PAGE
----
The Resurrection and the Afterlife
What is often less noticed is that the Bible’s teaching on the Resurrection has very major implications for life after death. In I Corinthians 15:12-58 it is taught that the dead will come back to life with a newly given physical body that is unique to each. In Hebrew 9:27 it is specified that it is appointed to each once to die but after which comes judgement. In Revelation 20 to 21:8 it is clearly stated that all will come back to life in the Resurrection to face the Final Judgement where all who are saved enter into eternal life in the New Heaven and New Earth while all who are guilty will enter into the Lake of Fire for eternal punishment, or eternal death. This means that, quite unlike the nihilistic idea of death where one exits from existence and therefore will bear no consequence after this life, the Bible teaches that the consequences of one’s life determines the eternal outcome for each far beyond death into eternity. Indeed no one can never escape the consequences of one’s life on earth and the choices and actions one makes in the here and now. We will each and everyone reap the corresponding result. Therefore, not only is there an afterlife, we will be resurrected back with a physical body at a predetermined time by God, and then face the final and eternal outcome as a body and soul human being into eternity. If we put this together with the earlier teaching about Sheol, it suggests that there is a waiting period between one’s physical death, when one’s spirit or soul goes to stay in Sheol, until one is resurrected again as a fully embodied human being.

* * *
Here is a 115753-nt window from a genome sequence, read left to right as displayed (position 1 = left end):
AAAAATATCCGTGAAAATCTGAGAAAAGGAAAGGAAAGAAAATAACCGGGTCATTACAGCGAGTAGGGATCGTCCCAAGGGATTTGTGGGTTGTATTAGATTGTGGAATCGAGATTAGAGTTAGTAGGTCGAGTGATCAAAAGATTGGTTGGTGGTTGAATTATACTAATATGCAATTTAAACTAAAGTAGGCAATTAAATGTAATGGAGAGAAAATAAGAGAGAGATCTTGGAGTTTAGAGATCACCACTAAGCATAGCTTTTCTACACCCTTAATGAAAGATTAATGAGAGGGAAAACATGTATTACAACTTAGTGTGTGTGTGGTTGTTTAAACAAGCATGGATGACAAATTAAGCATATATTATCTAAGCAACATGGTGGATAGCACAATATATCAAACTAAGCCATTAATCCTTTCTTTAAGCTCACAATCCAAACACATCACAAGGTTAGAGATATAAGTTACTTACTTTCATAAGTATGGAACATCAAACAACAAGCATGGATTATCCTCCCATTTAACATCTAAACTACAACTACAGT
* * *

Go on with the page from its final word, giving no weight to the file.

Communicating with the Dead?
The fact that there is a period of existence between death and resurrection raises the question of whether it is possible to communicate with those who have died. We will touch on this briefly as our final note.